UCL Faculty of Laws


Empirical legal research on show

2 May 2024

The Empirical Legal Research Conference showcased the broad range of empirical scholarship within the Faculty.

Natalia Morales Cerda, Sonam Gordhan, Tasneem Ghazi and Pascoe Pleasence

Displaying the broad and expanding base of empirical scholarship within UCL Laws, around 40 Faculty members, postgraduate research students and final year undergraduate students attended the Faculty’s first student focused Empirical Legal Research Conference in Bentham House on 20 March 2024.

The internal event, organised by the UCL Centre for Empirical Legal Studies and opened by Dean of UCL Laws Professor Eloise Scotford, provided an important opportunity for emerging empirical scholars to showcase their work and engage with some of the diverse expert empirical researchers within the Faculty.

The conference commenced with an interview of Professor Dame Hazel Genn, by Professor Pascoe Pleasence, in which she starkly revealed she only became an empirical legal scholar because, as a young social scientist, she serendipitously responded to an advert looking for assistance on a new crime victim survey being conducted at the Institute of Criminology in Cambridge. She went on describe the unique technical and logistical challenges that continue to act as a barrier to rigorous empirical legal research, her disappointment that civil law focused empirical research has yet to find the scale or identity of criminology, but ended with cautious optimism that empirical legal research is now being more broadly embraced by younger researchers.

A second session saw three of the Faculty’s doctoral students present their work in progress, with a focus on their choice of empirical methods, as well as answer questions from the floor. Natalia Morales Cerda described how she always intended to focus her research into the experience of women’s political representation in Chile’s 2019-2022 constitution-making process on a programme of semi-structured interviews. Meanwhile, Sonam Gordhan and Tasneem Ghazi explained how it was only during their studies that they came to appreciate an empirical picture of context and real world practice would be essential to their research into, respectively, the role of courts in responding to climate change and the use and scrutiny of delegated legislation in different jurisdictions.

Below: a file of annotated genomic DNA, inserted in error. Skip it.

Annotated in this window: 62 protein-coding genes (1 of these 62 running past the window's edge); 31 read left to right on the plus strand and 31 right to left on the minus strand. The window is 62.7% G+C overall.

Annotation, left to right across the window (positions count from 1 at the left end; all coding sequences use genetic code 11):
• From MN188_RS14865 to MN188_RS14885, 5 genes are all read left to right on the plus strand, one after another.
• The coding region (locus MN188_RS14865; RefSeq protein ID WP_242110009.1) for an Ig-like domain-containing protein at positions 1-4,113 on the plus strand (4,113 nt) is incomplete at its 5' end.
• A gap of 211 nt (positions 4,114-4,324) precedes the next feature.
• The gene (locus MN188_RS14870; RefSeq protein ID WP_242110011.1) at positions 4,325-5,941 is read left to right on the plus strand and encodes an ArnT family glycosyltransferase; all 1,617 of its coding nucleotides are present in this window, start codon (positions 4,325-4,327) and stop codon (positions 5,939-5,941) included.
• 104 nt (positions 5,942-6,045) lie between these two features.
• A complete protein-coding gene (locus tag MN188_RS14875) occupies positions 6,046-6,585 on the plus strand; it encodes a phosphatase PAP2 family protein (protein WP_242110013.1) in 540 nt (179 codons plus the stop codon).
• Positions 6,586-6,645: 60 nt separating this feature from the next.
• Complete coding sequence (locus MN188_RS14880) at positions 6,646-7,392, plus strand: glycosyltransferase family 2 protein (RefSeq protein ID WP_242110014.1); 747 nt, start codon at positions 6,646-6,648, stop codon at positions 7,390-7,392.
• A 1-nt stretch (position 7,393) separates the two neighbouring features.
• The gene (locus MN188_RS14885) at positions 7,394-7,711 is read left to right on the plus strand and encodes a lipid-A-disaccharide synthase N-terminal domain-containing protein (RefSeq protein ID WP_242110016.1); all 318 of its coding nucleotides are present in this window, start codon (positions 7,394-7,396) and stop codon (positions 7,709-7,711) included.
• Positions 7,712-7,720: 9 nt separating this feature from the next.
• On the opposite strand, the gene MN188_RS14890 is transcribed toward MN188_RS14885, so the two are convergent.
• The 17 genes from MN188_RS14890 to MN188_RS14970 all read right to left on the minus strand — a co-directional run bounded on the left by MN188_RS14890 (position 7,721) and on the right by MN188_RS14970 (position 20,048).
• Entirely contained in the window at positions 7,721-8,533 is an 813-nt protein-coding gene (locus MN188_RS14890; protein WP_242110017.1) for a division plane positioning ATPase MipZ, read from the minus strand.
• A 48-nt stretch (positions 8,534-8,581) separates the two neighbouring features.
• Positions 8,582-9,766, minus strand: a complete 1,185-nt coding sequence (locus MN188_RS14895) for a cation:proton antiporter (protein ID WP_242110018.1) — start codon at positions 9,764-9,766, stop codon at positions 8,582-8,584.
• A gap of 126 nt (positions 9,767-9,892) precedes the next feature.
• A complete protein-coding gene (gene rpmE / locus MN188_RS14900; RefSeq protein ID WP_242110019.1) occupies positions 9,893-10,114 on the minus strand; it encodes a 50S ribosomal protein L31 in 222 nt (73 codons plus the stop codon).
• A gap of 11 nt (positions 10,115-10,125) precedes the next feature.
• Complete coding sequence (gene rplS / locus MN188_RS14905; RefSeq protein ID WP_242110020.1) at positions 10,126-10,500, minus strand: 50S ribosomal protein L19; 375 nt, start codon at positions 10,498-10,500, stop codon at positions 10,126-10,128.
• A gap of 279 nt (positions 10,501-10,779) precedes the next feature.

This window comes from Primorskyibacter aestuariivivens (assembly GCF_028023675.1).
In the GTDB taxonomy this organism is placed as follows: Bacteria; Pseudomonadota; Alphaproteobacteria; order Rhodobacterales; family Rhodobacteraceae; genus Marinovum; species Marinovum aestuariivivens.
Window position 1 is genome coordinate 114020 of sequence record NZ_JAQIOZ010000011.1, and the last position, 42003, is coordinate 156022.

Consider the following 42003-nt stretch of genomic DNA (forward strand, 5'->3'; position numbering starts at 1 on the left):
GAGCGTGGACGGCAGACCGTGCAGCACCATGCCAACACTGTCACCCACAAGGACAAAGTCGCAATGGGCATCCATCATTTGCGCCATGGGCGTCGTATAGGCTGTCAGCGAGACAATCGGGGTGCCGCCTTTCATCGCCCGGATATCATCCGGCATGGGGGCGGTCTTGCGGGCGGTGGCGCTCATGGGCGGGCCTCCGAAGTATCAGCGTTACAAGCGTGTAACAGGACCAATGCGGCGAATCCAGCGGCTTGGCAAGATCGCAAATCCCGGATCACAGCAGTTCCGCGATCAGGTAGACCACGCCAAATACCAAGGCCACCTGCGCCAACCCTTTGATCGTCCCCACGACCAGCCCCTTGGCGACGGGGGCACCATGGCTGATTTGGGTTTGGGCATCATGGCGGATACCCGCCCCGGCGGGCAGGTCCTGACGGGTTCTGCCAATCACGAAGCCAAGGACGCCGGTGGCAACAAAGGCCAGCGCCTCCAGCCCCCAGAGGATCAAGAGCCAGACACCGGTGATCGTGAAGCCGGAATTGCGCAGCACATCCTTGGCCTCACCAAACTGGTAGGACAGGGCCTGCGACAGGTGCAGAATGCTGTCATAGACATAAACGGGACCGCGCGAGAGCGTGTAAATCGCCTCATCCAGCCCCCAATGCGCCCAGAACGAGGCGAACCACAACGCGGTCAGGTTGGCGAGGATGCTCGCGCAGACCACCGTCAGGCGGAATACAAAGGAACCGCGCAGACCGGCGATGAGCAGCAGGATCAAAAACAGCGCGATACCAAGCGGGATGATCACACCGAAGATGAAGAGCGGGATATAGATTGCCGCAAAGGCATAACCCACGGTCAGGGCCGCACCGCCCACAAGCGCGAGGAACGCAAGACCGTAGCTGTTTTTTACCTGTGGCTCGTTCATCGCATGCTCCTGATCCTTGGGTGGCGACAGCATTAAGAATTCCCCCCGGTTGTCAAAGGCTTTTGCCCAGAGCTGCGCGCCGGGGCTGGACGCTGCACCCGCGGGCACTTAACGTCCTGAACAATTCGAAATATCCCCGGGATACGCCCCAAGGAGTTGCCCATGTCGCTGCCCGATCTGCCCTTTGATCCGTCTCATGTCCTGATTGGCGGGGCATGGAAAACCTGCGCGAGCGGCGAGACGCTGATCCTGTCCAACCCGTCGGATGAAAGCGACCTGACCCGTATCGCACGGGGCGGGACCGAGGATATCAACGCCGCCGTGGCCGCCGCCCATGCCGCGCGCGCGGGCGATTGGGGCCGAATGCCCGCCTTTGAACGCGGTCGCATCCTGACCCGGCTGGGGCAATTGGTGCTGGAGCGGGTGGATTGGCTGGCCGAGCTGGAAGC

Dr Allison Lindner, Dr Pedro Schilling De Carvalho, Dr Amber Darr, Dr Karen Nokes and Professor Cheryl Thomas

A final Question Time session, chaired by Professor Cheryl Thomas, saw a panel of relatively new members of the Faculty – Dr Amber Darr, Dr Allison Lindner, Dr Karen Nokes and Dr Pedro Schilling De Carvalho – show off the diversity of experience and empirical scholarship now established within the Faculty. As well as providing insights from very different disciplinary perspectives, the panel was also challenged by Associate Professor Isra Black to consider the extent to which doctrinal legal research is a form of empirical research.

People looking at a poster display

Throughout the conference, research posters produced by final year undergraduate students, as part of their Law and Social Inquiry studies and on display in the Cissy Chu Common Room, also provided a catalyst for discussion.

The Centre for Empirical Legal Studies intends to build on the conference in the coming months by inviting the Faculty’s empirical scholars to come together to take part in a mapping exercise to fully gauge the level and forms of empirical expertise within the Faculty. This exercise will seek to identify areas of overlap in interests and the potential for both collaboration and support for junior researchers in developing skills and undertaking empirical research. 

There are also plans for a second empirical legal research conference, involving a broader array of students. Details will be revealed in due course.